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Hellboy: The Fury #1 – Review

With the latest chapter of Hellboy, it’s wrapping up years of storylines that have been leading to this final battle. For new readers or unfamiliar readers of the Hellboy franchise, there is a very handy recap at the beginning of the book that tells you everything you need to know about the series in order to be caught up for The Fury. The recap is two pages long, but manages to be interesting as well as informative.

Hellboy has traded his eye for safe passage into the lair of Nimue who is being transformed into something even more horrific. The witches of England mistake him for Odin, out wondering the world until they see his hand and think its Thor’s hammer. The blathering witches are silenced when Hellboy shows his face. He asks where Nimue is and if she’s alone, the frightened witches give every answer he needs before he sets off to kick ass. Back at a tavern in England, Alice sits with sword of King Arthur unsure as what to do with it. Little does she know that her small role in the battle will be all the difference.

Hellboy the Fury #1 CoverThis was a very strong issue, both with characters and story. There isn’t much in the way of dialog, but through Hellboy’s actions you get the sense that this is the end game and he’s all business. Mike Mignola takes a character that he’s loved and developed over the years and throws him against a situation he may not make it out from, which has to be a hard thing for a creator to do. Hellboy is facing incredible odds and has everything to lose should he fail, yet he continues as the character always has.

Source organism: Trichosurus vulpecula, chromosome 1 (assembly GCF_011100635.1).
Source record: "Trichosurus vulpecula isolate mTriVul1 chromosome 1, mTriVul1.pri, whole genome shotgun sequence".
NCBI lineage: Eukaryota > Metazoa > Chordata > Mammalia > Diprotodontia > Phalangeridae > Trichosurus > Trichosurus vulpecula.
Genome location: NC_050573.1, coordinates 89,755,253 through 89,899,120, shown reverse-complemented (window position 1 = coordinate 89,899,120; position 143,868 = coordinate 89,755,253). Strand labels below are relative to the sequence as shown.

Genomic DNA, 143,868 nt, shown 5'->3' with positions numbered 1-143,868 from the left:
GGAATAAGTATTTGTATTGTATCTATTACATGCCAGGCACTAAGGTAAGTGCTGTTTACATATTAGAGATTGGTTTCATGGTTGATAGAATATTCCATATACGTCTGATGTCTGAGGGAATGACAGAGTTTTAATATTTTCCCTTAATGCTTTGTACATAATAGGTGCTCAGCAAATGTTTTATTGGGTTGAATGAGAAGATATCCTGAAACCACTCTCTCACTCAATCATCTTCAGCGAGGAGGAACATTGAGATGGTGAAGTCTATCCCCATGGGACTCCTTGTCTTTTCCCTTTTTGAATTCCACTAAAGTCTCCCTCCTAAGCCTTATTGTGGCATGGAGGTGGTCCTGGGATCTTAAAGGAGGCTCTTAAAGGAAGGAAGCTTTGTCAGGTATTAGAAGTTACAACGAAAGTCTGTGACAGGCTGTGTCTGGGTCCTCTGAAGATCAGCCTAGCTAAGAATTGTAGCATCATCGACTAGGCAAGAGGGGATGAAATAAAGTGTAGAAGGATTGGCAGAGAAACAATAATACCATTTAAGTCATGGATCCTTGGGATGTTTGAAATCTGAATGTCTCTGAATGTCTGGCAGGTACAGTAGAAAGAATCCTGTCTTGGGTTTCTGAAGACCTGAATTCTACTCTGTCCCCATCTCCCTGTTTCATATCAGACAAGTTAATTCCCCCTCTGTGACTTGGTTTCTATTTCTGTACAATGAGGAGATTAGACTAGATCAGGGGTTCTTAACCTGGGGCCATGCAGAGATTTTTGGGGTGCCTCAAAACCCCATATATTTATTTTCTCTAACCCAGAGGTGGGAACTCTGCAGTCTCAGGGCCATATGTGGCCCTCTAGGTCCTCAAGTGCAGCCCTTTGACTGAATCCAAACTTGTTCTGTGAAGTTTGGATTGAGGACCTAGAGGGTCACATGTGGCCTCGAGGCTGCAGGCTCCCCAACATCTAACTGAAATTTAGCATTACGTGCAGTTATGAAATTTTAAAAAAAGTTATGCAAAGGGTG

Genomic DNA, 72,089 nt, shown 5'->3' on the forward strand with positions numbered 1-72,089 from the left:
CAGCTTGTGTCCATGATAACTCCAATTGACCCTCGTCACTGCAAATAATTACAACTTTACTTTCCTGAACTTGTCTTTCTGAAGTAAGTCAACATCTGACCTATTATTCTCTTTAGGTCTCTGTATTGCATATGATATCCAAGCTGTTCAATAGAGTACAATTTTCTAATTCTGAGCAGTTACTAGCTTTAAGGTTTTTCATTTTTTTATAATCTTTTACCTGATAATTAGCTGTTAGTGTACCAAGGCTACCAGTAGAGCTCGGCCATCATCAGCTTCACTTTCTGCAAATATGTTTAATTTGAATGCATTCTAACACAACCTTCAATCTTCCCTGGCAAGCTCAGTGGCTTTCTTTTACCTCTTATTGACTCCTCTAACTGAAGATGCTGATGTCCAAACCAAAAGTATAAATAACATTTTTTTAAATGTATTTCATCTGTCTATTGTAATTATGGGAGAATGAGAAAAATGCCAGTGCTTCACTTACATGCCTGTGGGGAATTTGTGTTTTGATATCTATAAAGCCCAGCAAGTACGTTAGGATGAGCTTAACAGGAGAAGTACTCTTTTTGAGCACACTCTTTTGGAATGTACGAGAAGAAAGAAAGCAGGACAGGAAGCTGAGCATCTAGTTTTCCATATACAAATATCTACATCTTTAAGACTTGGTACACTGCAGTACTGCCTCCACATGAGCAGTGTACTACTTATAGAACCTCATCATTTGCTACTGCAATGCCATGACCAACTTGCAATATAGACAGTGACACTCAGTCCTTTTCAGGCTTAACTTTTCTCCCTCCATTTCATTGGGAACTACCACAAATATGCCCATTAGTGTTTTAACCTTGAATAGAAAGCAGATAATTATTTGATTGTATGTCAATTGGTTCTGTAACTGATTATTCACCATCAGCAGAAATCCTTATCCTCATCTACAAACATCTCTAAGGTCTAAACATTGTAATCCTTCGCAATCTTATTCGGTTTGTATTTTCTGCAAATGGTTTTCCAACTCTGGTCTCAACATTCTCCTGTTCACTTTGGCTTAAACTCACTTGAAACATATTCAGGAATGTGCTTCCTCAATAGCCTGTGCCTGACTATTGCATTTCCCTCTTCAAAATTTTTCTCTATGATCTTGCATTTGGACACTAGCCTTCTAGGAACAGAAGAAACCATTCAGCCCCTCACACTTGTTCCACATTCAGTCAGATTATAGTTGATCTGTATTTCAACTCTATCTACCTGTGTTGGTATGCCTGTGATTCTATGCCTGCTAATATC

The art may not be from the creator, but Duncan Fegredo has a strikingly similar art style to Mignola’s. The image of Hellboy with only one eye is striking and powerful. The reader will see it and think that Hellboy looks like a bad ass, while the look on the other characters is that of fear and terror. The art in general is great and has a strong flow to it. Fegredo is a great visual storyteller and captures the world and feel of Hellboy in his art. The book is colored by the always amazing Dave Stewart who is the glue that keeps the Hellboy-verse looking connected no matter what. Stewart does a great job with this book in keeping the colors divided and yet tied together in one or two hues.

If you’ve been waiting to read Hellboy from the beginning and as such have never picked up an issue, then you’re missing out. You need to put all of that aside and pick up The Fury and enjoy the conclusion of years of storytelling at its best. That’s not to say that story ends here, but this particular chapter of Hellboy is coming to a close. With an amazing recap leading in to an amazing story there’s really no reason to pass on this book.

Overall Score – 8.5/10



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